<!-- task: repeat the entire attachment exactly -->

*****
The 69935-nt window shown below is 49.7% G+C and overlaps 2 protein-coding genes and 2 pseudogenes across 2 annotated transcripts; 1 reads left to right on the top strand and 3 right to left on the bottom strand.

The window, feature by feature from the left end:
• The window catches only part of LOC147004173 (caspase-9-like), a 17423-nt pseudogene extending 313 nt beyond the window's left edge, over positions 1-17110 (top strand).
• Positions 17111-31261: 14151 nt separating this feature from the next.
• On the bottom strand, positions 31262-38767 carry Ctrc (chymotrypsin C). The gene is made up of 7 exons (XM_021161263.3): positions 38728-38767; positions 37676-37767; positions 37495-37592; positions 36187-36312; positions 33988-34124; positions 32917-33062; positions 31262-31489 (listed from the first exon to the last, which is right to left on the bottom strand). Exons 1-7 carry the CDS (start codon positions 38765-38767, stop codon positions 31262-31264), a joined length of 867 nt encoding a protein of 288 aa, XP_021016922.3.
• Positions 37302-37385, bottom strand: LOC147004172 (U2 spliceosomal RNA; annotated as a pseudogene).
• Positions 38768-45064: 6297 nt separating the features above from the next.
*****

The 69935-nt window shown below is 49.7% G+C and overlaps 2 protein-coding genes and 2 pseudogenes across 2 annotated transcripts; 1 reads left to right on the top strand and 3 right to left on the bottom strand.

The window, feature by feature from the left end:
• The window catches only part of LOC147004173 (caspase-9-like), a 17423-nt pseudogene extending 313 nt beyond the window's left edge, over positions 1-17110 (top strand).
• Positions 17111-31261: 14151 nt separating this feature from the next.
• On the bottom strand, positions 31262-38767 carry Ctrc (chymotrypsin C). The gene is made up of 7 exons (XM_021161263.3): positions 38728-38767; positions 37676-37767; positions 37495-37592; positions 36187-36312; positions 33988-34124; positions 32917-33062; positions 31262-31489 (listed from the first exon to the last, which is right to left on the bottom strand). Exons 1-7 carry the CDS (start codon positions 38765-38767, stop codon positions 31262-31264), a joined length of 867 nt encoding a protein of 288 aa, XP_021016922.3.
• Positions 37302-37385, bottom strand: LOC147004172 (U2 spliceosomal RNA; annotated as a pseudogene).
• Positions 38768-45064: 6297 nt separating the features above from the next.